Tag: exchange server

Free/Busy Data from Exchange Web Services via Java

Exchange Server 2007 and 2010 offer web services that can be accessed via standard SOAP messages. This post will hopefully help you in consuming a very specific web service operation (free/busy data) from your Java environment. I expect that you can take the information found in this post and extend it to other operations. Please note that I will not discuss how to setup Exchange Web Services and will instead assume that such a service is already operational and online.

I cannot guarantee that this is the best, fastest, or most efficient way to get this working. These are the steps that I have compiled through self-teaching, reading various Microsoft documentation, and sifting through a large amount of blogs on separate issues that collectively guided me to the solution. Unlike most of the guides I found, this post should take you from the beginning of the coding process all the way to the end.

The first step is to obtain the WSDL and XSD files that describe the Exchange Web Services. These are usually hosted in the same location as the actual ASMX web service. I only have experience with the setup I use at my company, so results my differ for your Exchange setup.

  • Download Services.wsdl to local folder from URL to Exchange Web Service (ie. https://webmail.company.com/ews/Services.wsdl)
  • Download messages.xsd to local folder from URL to Exchange Web Service (ie. https://webmail.company.com/ews/messages.xsd)
  • Download types.xsd to local folder from URL to Exchange Web Service (ie. https://webmail.company.com/ews/types.xsd)

Microsoft likes to make things complicated and this is true with the files we just downloaded. The WSDL does not contain a ‘services’ tag so the importer we use to create the proxy classes will not work properly.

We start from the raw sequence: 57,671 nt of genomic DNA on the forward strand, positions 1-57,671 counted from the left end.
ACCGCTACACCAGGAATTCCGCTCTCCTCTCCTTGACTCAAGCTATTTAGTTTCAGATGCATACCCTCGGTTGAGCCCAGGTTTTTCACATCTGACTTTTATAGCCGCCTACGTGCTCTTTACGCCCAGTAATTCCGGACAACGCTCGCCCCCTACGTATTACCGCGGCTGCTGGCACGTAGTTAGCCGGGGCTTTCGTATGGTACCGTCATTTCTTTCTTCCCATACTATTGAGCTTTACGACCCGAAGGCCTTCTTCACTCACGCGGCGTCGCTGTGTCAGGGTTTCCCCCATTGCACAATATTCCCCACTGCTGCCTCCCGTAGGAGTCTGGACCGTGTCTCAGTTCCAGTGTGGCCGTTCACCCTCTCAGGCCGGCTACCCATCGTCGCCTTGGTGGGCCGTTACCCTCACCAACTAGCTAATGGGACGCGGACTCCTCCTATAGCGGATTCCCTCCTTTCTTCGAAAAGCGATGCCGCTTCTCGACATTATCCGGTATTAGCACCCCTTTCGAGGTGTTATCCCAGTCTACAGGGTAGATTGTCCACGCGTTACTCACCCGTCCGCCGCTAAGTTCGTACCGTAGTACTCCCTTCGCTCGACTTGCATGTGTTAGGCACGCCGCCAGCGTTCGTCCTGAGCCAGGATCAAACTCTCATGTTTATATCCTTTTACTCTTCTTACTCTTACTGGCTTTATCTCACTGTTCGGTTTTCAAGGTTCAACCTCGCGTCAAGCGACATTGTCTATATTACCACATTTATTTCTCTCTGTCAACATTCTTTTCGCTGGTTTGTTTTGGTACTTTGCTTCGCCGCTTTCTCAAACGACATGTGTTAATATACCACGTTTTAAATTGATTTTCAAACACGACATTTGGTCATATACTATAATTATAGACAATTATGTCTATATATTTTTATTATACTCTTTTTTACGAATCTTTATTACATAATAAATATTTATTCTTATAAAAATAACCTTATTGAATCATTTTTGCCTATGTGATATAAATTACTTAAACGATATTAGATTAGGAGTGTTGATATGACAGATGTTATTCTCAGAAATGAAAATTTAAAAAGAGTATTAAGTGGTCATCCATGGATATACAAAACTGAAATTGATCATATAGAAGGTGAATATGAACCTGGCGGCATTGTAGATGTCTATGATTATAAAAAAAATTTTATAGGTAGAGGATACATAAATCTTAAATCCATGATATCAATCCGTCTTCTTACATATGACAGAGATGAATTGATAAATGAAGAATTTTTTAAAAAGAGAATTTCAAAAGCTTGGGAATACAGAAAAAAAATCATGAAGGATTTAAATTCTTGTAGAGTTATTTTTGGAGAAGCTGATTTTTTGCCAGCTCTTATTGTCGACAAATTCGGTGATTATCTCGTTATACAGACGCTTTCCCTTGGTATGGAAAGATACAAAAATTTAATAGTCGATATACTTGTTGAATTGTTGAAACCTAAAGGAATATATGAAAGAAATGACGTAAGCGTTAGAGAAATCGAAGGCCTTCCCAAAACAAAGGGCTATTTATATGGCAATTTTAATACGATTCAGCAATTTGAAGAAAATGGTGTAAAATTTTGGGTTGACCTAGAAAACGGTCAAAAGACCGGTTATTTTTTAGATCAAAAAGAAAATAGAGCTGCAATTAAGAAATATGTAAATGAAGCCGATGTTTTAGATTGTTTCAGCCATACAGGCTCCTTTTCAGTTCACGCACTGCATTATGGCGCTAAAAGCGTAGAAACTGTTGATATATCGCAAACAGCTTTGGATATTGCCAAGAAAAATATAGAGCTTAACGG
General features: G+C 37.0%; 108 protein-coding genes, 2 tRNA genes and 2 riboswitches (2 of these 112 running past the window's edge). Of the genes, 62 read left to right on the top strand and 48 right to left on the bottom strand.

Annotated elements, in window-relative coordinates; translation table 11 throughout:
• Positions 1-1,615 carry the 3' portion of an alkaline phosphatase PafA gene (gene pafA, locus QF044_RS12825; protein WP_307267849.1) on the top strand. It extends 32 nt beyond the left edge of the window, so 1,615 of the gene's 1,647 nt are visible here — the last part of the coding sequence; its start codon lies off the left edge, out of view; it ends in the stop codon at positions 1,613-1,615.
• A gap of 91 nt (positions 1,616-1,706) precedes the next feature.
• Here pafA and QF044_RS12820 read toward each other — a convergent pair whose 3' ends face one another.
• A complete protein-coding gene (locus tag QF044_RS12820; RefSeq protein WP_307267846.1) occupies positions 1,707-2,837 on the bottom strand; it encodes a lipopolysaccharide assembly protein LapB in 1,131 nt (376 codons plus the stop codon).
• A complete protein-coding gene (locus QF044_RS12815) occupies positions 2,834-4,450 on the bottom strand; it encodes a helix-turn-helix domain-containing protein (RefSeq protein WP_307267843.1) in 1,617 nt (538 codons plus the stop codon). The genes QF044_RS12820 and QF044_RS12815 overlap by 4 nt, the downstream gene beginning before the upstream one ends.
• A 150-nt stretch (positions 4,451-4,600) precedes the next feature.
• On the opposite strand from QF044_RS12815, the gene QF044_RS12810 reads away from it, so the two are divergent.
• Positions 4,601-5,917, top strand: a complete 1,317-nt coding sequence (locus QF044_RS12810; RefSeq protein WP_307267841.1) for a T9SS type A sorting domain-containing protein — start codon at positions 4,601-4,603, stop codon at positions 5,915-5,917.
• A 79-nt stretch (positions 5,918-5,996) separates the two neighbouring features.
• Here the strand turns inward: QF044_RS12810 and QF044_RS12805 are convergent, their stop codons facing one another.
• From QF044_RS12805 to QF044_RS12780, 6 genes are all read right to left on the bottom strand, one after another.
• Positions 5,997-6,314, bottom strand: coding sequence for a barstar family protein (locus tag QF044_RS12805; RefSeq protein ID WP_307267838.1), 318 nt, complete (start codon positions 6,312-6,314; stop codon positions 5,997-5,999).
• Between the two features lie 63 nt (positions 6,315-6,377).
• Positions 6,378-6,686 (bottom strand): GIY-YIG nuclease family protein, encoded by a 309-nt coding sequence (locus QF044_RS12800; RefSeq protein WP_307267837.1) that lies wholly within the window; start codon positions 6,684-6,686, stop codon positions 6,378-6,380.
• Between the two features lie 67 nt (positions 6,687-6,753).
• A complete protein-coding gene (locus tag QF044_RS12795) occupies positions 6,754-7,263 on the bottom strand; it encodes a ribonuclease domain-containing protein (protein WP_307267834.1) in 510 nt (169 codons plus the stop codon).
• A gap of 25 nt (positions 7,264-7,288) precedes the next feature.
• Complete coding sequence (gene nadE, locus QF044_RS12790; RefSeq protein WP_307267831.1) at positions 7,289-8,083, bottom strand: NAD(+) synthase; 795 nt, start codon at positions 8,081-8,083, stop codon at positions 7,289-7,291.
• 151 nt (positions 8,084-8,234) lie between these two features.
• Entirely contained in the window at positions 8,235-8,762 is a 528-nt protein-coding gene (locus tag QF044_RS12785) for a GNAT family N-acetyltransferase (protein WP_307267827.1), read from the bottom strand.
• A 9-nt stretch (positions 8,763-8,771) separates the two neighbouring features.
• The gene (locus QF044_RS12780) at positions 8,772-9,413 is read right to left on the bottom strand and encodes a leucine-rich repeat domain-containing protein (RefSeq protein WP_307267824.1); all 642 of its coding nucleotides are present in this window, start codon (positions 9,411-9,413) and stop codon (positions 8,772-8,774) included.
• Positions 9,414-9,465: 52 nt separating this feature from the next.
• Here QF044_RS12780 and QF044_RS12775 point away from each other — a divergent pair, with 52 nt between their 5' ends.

• Edit the Services.wsdl file and add the following as the last tag in the main tag.
<wsdl:service name="ExchangeWebService"<wsdl:port name="ExchangeWebPort" binding="tns:ExchangeServiceBinding"<soap:address location="https://webmail.company.net/ews/exchange.asmx" /</wsdl:port</wsdl:service
  • Download this XSD file to the same directory as the above three: http://www.w3.org/2009/01/xml.xsd
  • Edit the types.xsd file that we downloaded by changing the <import namespace> tag to the following:
<xs:import namespace=“http://www.w3.org/XML/1998/namespace” schemaLocation=“xml.xsd”/
  • Edit Services.wsdl by adding <services> section to end. See [1] for tag to add to .wsdl.
  • Edit types.xsd to point to correct xml.xsd schema. <xs:import namespace=“http://www.w3.org/XML/1998/namespace” schemaLocation=“xml.xsd”/>

Alright, enough editing, time to create the proxy classes so that we can finally call this service.

  • Open a command prompt, change directory to the folder that contains your WSDL and XSD files from above
  • Type wsimport -keep -Xnocompile Services.wsdl -wsdllocation http://localhost/wsdl/ExchangeWebService.wsdl to generate proxy classes

wsimport is the name of the Java tool that will parse the WSDL and generate Java class files from the schema. Here is what the flags do:

  • keep: keeps the generated files
  • Xnocompile: does not create compiled .class files (you’ll see why in a second)
  • Services.wsdl: name of the WSDL file to parse
  • -wsdllocation http://localhost/wsdl/ExchangeWebService.wsdl: this will generate the proxy classes and tell them to point to this temporary and non-existent location (you’ll see why in a minute)

The generated files are in a long tree of folders.

  • Go all the way down to the messages folder
  • Edit ExchangeServicePortType.java
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